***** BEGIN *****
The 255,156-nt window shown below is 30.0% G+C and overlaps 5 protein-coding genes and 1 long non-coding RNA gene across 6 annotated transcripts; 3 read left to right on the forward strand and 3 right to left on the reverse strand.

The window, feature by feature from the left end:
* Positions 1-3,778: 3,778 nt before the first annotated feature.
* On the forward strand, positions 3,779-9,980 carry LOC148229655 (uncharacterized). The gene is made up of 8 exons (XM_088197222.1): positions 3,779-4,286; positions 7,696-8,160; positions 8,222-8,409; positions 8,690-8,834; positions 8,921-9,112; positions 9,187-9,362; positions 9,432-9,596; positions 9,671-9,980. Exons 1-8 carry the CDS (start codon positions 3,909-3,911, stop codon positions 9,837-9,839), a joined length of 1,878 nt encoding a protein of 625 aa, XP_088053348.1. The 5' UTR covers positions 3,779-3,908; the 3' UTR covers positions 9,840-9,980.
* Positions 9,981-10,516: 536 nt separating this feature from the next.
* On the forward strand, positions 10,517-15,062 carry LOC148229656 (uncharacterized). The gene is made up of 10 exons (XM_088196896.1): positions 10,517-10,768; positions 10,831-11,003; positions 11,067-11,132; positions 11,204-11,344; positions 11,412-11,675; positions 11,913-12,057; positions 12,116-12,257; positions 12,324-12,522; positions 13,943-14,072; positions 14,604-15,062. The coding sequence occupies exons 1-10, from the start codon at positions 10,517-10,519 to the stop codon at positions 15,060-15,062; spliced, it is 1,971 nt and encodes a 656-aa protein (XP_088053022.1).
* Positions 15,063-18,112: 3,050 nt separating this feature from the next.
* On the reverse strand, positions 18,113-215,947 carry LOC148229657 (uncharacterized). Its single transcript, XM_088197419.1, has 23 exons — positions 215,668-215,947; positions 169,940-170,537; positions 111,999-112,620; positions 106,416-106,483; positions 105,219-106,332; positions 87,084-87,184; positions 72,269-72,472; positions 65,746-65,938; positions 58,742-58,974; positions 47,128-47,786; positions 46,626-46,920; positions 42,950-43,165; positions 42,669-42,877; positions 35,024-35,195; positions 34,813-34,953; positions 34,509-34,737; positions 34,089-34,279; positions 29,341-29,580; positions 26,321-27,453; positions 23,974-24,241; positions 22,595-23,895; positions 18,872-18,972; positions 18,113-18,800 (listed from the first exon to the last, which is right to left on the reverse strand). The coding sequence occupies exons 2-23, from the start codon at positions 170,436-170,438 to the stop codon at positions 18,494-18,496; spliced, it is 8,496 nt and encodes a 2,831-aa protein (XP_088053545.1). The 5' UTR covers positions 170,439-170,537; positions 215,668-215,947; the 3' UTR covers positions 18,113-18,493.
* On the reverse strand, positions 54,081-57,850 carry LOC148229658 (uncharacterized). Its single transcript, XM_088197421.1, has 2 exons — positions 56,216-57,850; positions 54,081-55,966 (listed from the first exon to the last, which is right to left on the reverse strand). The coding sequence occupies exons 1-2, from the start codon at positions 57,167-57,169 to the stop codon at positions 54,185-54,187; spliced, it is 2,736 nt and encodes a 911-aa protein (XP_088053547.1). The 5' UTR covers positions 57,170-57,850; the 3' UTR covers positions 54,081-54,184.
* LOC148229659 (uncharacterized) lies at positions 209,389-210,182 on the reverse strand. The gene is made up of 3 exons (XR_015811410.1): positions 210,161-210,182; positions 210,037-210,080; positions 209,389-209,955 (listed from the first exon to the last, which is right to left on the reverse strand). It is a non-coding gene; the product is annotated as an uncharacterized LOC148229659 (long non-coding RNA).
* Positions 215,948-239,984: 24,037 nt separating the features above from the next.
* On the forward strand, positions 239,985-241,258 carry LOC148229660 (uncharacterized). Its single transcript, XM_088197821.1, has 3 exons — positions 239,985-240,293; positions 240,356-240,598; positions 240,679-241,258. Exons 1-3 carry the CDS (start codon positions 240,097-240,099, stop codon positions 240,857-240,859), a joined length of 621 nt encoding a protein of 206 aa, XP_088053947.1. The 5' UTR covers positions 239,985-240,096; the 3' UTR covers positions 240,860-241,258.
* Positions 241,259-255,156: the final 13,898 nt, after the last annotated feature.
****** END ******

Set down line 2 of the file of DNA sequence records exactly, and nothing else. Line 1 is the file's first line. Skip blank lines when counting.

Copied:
The window, feature by feature from the left end: